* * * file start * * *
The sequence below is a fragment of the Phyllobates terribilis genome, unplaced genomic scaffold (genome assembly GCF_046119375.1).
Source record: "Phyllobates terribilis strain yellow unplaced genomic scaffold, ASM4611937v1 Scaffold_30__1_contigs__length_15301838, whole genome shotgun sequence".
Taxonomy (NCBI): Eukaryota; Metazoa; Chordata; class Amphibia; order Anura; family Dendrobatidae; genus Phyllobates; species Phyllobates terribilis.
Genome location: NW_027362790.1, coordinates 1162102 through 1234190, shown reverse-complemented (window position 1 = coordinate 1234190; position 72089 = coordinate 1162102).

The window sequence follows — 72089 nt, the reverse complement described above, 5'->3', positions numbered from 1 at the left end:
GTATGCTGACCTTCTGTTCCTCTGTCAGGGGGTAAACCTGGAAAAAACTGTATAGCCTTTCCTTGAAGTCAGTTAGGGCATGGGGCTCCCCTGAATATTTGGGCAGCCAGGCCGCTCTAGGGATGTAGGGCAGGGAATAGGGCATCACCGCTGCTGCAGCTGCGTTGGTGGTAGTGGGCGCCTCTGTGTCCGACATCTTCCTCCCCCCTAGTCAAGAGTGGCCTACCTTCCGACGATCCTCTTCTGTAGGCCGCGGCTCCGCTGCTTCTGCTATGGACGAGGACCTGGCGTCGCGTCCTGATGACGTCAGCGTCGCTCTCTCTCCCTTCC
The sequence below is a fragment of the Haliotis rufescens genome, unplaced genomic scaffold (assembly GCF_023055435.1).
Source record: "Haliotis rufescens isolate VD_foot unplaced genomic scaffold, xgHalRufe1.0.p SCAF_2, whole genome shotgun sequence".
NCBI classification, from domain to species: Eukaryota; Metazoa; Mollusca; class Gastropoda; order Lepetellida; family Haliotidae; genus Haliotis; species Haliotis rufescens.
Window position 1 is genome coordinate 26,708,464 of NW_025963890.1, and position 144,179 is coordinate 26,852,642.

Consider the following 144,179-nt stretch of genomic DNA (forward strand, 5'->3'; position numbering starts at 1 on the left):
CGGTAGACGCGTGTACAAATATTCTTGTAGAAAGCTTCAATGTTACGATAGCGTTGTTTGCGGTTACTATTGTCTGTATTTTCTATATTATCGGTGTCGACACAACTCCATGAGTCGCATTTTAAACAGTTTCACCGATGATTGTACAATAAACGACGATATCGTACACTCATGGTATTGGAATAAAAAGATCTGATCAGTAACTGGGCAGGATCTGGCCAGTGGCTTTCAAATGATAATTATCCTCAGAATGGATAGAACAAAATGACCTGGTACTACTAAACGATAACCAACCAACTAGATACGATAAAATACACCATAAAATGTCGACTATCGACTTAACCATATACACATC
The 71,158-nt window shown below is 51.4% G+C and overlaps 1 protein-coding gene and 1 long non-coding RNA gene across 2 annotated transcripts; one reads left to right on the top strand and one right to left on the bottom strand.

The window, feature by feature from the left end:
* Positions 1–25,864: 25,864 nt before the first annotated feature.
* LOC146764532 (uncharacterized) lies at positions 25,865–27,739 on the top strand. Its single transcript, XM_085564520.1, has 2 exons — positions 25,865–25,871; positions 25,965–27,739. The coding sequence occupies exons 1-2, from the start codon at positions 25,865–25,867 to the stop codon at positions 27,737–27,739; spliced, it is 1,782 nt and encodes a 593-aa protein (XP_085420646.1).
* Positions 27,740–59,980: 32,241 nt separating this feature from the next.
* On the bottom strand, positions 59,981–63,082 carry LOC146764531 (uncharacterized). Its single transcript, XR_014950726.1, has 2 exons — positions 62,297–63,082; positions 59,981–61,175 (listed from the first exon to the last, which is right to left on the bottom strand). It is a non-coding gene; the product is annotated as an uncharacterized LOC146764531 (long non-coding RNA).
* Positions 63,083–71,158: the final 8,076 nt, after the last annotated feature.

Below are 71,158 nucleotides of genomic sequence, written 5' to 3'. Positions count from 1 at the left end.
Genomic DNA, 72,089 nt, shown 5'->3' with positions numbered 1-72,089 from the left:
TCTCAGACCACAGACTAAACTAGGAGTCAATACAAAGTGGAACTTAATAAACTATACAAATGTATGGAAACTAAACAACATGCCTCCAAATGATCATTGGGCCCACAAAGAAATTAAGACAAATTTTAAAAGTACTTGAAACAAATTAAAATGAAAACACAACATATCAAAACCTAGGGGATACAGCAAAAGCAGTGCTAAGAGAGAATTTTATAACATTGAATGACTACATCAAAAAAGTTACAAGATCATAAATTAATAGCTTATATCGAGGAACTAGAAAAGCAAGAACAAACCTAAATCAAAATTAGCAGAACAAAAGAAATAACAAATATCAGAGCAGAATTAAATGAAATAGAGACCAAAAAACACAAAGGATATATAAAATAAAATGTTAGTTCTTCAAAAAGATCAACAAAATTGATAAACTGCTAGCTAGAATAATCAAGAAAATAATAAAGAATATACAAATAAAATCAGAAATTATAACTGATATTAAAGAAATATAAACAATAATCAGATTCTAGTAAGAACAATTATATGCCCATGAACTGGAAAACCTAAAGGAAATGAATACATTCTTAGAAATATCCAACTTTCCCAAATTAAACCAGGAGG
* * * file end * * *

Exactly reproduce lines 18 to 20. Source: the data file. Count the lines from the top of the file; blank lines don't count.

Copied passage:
* On the bottom strand, positions 59,981–63,082 carry LOC146764531 (uncharacterized). Its single transcript, XR_014950726.1, has 2 exons — positions 62,297–63,082; positions 59,981–61,175 (listed from the first exon to the last, which is right to left on the bottom strand). It is a non-coding gene; the product is annotated as an uncharacterized LOC146764531 (long non-coding RNA).
* Positions 63,083–71,158: the final 8,076 nt, after the last annotated feature.

Below are 71,158 nucleotides of genomic sequence, written 5' to 3'. Positions count from 1 at the left end.